Lullaby On Six Strings
by daneorange

It was an old high school theory -- that band members were good at sex. Tara had often kidded Willow that was why she and Oz hooked up in the first place -- something about rhythm and passion and beats, and the chances of those skills on stage being transferable to the bedroom being extremely high.

Tara remembers how Willow had laughed, who then lowered her head to plant a chaste kiss on Tara's shoulder. Then Willow kidded Tara back, reminding her how she had always wanted a pianist for herself.

It was Tara's turn to laugh.


Tara wishes he had come back at a different time, under different circumstances. The coffee scalds her slightly as she stirs a little harder -- caffeine dripping down the side of her cup, reaching her fingertips with a small scream.

Instinct tells her to suck lightly on her thumb for relief, muttering a soft, "Ow," as she looks up, then straight ahead -- to Oz, who had been standing across the Espresso Pump for a while now.

Tara wishes harder he had come back at a different time, really - just not now.


Buffy calls her whenever Willow's screams became somewhat alarming -- which alarms Tara more, actually, for anything that can make alarms go off inside a Slayer's head must indeed be big.

Through the receiver, Tara tells Buffy not to mind her whispering, and she doesn't -- Buffy couldn't understand all that Latin, anyway.

All that mattered to her was Willow's screams eventually dying down, along with Tara's sighs on the other end of the line.


Tara bumped into Oz eventually -- Sunnydale is a small town, and she regrets not taking the time to think about a meeting such as this, all that while.

"I know you," he just mutters as he fixes his eyes on her. "I do."

Tara lowers her head a little, letting her hair fall in, as if seeking for cover. "Been a while, hasn't it," she just says, absently tucking her hair behind her ear. For the lack of anything else more awkward to do.

Oz takes a moment. "Hey," he says three seconds after. Tara looks up. "Can I get you a cup of coffee?"


"What b-b-brings you here?" Tara breaks in. They've been stirring into their cups for what felt like already half a century, somebody had to do it.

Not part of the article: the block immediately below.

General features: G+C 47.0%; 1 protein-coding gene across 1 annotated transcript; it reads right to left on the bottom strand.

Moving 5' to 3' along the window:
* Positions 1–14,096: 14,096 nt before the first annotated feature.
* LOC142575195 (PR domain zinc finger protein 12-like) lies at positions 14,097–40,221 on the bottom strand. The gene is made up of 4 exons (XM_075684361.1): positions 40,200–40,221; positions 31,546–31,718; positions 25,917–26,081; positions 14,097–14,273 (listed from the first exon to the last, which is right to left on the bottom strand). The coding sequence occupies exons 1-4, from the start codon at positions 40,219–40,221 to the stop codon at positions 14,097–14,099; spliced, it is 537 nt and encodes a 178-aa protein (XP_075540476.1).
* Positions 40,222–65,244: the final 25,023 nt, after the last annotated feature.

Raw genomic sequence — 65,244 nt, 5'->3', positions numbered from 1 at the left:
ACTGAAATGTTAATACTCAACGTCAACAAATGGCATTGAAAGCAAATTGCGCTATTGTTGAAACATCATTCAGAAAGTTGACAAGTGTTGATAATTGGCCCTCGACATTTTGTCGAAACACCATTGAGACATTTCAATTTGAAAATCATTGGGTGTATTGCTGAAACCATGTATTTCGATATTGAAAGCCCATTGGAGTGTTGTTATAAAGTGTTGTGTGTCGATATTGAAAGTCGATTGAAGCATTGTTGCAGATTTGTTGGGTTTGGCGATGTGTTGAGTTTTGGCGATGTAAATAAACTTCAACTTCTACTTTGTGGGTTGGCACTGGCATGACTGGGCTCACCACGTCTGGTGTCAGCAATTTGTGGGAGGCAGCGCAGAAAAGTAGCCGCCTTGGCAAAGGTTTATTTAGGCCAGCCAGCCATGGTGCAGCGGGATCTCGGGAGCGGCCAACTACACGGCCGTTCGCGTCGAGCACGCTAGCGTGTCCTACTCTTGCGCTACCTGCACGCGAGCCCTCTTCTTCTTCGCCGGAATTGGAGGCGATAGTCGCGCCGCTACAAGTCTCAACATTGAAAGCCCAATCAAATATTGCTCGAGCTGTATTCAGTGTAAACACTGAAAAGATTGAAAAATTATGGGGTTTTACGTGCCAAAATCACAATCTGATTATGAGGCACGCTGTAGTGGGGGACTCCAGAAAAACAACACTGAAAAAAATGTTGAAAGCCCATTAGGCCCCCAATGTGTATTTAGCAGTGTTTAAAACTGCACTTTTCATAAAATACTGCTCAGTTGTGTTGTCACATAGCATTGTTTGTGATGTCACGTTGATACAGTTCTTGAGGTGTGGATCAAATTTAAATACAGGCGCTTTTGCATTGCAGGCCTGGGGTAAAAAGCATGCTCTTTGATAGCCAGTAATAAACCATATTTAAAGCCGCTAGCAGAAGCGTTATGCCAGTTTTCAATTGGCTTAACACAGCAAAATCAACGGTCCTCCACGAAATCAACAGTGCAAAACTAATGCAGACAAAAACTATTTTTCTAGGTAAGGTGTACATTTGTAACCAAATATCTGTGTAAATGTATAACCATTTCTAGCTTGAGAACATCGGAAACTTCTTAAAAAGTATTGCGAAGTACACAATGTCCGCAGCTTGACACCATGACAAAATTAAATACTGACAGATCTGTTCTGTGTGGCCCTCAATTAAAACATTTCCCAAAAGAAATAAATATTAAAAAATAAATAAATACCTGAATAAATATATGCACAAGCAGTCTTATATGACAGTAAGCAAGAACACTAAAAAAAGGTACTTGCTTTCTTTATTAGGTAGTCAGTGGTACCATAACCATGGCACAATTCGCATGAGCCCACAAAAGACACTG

"Band practice," Oz grins slightly, a friendly gesture which relieved Tara indescribably. "In a sense."

"In a sense?" Tara asks, tentatively bringing her steaming cup to her lips, blowing lightly.

Oz watches her intently, making her stop in mid-sip, five solid seconds. "Just a sort of reunion," he explains. "No gigs of any sort, no future commitments..." he pauses. His stare makes it difficult for her to swallow, Tara notes. "Nothing. Just now. Tonight. And tomorrow morning perhaps. Or Friday morning."

Tara puts her cup down, slightly shaky. It was a Wednesday. "You're not s-staying..." she just says, slipping slightly on the last word. "Does she..."

"Not yet," he interrupts. "Sorry." Then a pause. "Can I... can I see her?"

She grips the cup tighter. Oz was asking her. He was. She stirs into her coffee, quite unnecessary and nervous, actually. Tara was really bad at pretending she was fine.


He remembers my name, Tara was taken aback, just hearing Oz say it out loud -- and was his hair really black, or was it really brown, from what she last remembered? Oz, that grin, and those nimble fingers drumming lightly on the table, fingernails clean... Tara forces her eyes to shift back up, gliding onto his arms, lean, maintained; to his shoulders and neck, and to that slight frown on his face. And does he always stare that way? Does he?

"It's okay if you said no," he says, tone flat. And was he always that... stoic?

Tara blinks. Even if she wanted to say no... No, she shakes her head lightly, shaking the thoughts away. She couldn't say no, they weren't together now. We're not together now, she repeats to herself.

"You didn't..." she breaks her silence, finally. "You didn't have to ask."


Tara didn't want to explain -- all that magic, the addiction, the crave for control, all that. Felt like too much too soon.

So she just sighs as she looks at Oz at the other end of the street, as he waves and goes on his way -- he said something about needing to find a Devon she didn't really know, or perhaps, had already forgotten.


Tara waited all night for Buffy's routine phone call -- she had been repeating the spell in her head, that which she uses to calm Willow down from a distance, over and over, as if she was doing it the first time. Everything felt like first time for her, everything -- as if the whole truth of Willow's misery hadn't had enough time to sink into her.

But there was no phone call.

Tara didn't know whether to smile because finally Willow got lucky, or to cry because she thinks she actually knows why.


Her steps are light and careful; it has been a long time, it seems, since she last stepped on these stairs. She doesn't want to wake Dawn up, despite her intense wanting to see the young woman, and she is sure Buffy is out on patrol.

The house is quiet -- quiet, except for the faint strumming from a room she could only know so well.